Earlier this week I mentioned the consequence of not fixing problems upstream.
A great example of this is the costs of long lived feature branches or long lived copies of a piece of software. Each copy has a set of isolated changes taking place. Integration is the upstream leak. Inevitably with many long lived copies of the system, integration becomes rather difficult, infrequent to say the least. Features take a long time to be developed and merged into the official product. When we no longer can depend upon the practice of frequently merging our work, Continuous Integration, we have to turn to other means to vet our work and release new features.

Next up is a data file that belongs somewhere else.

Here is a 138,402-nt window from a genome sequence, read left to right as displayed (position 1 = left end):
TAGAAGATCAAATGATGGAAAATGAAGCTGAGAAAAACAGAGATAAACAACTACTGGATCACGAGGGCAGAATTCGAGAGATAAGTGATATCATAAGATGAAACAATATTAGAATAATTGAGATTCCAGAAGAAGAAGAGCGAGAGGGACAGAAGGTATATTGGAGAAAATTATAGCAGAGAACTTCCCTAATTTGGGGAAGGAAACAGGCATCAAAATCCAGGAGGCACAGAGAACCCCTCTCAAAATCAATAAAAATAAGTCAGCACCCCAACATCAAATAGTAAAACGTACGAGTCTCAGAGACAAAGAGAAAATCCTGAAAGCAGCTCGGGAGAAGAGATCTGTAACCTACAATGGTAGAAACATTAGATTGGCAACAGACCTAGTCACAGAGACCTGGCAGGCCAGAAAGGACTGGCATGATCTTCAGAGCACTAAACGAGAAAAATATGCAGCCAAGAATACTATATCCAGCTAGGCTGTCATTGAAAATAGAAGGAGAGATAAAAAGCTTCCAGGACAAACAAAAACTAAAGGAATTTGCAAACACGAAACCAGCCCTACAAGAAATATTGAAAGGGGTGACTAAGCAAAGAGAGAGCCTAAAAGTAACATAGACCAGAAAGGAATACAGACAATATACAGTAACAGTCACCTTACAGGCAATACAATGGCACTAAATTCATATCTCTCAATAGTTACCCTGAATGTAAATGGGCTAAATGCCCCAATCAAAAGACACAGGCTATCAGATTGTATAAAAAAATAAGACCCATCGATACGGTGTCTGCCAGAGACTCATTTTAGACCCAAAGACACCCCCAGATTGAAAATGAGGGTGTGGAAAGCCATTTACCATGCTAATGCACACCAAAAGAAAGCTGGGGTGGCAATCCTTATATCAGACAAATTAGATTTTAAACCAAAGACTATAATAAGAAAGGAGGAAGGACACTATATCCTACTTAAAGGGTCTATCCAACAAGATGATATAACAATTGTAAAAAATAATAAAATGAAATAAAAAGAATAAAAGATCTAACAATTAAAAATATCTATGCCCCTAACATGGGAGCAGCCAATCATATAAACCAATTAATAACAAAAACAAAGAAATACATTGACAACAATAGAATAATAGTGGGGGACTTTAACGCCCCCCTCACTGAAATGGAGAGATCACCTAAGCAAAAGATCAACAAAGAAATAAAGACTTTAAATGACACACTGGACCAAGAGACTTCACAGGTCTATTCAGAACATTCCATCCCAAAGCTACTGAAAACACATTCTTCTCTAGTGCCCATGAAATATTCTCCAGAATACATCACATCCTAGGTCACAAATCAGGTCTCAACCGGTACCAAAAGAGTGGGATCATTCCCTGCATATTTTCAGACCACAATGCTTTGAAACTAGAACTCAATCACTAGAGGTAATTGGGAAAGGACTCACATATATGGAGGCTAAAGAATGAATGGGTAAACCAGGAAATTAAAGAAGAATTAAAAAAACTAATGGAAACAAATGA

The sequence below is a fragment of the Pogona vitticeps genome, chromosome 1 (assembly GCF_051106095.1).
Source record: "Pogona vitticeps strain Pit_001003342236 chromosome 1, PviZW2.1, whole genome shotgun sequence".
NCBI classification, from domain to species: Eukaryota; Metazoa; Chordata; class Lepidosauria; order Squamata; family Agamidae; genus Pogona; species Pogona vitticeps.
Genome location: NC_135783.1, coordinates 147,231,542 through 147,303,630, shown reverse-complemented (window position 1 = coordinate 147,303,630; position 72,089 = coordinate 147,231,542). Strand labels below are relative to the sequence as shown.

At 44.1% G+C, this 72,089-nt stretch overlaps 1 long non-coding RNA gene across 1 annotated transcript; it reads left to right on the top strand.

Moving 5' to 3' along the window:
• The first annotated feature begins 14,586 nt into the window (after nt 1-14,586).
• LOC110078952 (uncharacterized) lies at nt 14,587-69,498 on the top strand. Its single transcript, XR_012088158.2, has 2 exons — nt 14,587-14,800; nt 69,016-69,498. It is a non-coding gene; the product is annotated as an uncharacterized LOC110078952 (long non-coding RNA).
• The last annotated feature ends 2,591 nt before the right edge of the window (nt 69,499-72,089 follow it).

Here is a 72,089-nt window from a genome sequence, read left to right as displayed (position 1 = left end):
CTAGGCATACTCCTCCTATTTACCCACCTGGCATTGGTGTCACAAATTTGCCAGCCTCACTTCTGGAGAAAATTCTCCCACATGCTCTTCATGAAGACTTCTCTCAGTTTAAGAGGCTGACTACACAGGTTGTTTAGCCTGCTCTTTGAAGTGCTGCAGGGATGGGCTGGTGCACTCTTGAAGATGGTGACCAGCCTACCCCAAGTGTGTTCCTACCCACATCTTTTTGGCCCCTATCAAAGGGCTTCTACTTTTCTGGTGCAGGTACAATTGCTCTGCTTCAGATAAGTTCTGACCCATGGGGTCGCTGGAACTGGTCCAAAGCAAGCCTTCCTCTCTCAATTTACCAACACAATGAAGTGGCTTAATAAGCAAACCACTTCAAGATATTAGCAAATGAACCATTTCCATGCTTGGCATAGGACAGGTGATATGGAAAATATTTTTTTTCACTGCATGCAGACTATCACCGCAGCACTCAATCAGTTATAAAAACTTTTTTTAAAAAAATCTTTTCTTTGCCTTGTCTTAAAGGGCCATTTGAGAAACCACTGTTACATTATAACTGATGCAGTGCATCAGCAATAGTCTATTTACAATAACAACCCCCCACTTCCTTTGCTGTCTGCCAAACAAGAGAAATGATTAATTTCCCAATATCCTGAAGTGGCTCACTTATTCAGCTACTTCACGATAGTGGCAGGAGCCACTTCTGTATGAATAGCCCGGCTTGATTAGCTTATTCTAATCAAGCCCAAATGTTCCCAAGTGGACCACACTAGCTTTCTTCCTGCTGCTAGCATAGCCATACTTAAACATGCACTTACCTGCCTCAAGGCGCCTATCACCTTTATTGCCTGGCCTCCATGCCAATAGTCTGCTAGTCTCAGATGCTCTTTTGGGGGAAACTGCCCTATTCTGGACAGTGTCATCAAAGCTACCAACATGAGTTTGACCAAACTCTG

This quickly manifests itself in the consumers of the branched system. Consumers may need to begin work that depends on an upstream feature that has yet to be merged into the official product. Because upstream development is dragging on in isolated copies, the consumer may need to branch their code too, to take a dependency on the upstream copy. Now the consumer has two copies of their own system. Heaven forbid they have any downstream dependencies.